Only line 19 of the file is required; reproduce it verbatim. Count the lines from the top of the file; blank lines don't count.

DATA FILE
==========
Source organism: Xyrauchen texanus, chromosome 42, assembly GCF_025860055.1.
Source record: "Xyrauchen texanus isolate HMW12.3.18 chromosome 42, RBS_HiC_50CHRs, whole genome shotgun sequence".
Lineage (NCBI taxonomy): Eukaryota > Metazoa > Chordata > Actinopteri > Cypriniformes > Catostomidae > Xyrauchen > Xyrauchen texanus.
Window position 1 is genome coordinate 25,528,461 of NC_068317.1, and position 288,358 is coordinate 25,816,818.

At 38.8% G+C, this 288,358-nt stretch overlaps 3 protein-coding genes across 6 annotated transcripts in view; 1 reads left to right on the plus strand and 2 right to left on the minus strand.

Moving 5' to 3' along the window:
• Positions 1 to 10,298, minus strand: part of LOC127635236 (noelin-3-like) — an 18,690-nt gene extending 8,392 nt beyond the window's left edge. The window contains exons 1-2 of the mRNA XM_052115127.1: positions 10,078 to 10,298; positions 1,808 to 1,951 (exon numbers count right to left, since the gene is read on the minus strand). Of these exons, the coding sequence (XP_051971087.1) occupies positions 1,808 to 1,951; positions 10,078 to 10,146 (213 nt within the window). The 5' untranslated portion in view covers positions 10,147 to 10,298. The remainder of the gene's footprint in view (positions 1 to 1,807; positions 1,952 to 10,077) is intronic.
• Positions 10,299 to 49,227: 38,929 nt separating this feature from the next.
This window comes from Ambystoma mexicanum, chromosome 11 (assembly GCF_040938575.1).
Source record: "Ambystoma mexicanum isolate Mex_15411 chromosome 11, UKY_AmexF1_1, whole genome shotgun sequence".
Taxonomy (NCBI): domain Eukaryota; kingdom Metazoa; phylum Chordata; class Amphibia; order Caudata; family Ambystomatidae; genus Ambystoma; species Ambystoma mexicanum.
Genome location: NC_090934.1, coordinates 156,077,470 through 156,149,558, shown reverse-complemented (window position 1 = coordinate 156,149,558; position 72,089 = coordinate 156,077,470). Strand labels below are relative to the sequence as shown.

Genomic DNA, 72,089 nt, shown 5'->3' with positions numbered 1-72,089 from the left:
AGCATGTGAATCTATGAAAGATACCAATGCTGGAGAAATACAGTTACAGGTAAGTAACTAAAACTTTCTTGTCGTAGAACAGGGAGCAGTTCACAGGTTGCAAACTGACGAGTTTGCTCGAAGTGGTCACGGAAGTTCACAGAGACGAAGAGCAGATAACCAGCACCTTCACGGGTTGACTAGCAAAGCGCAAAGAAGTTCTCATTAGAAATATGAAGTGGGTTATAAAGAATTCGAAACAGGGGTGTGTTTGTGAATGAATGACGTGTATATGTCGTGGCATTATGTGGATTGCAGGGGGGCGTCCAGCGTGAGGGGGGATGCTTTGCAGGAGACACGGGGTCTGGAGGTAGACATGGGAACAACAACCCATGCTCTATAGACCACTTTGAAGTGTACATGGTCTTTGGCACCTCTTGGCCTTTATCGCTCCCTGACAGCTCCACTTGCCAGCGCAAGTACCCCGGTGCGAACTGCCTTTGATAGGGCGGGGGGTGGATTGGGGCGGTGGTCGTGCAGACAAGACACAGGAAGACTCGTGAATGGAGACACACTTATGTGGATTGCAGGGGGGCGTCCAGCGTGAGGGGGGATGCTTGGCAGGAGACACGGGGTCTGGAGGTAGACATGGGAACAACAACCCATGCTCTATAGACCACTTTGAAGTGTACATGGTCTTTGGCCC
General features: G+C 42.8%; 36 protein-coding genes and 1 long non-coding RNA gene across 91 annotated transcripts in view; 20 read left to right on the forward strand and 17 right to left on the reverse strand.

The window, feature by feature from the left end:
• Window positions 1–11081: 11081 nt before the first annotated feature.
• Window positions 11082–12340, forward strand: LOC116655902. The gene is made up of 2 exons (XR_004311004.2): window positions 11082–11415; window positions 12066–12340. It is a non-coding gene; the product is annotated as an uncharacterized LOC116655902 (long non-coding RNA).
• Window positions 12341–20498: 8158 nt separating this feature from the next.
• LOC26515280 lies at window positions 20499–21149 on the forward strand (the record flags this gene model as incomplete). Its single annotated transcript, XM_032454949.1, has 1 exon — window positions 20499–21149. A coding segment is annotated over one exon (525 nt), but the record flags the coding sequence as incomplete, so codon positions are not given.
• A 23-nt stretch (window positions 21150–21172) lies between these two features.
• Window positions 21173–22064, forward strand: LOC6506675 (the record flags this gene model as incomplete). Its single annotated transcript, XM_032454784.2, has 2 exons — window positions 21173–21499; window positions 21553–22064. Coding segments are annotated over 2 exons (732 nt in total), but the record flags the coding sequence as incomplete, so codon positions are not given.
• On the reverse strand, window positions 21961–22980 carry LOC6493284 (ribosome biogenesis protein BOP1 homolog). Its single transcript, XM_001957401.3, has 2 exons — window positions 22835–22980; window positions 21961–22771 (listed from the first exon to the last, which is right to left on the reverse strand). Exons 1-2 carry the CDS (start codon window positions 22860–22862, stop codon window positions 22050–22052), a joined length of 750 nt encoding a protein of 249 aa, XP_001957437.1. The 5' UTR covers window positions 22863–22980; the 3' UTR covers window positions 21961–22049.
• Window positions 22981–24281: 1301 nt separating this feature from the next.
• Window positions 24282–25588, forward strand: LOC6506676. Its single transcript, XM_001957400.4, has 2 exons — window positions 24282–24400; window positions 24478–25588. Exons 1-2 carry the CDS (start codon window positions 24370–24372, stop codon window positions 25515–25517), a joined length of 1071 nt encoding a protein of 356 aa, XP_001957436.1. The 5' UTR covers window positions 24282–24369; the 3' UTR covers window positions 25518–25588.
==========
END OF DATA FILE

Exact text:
• Window positions 12341–20498: 8158 nt separating this feature from the next.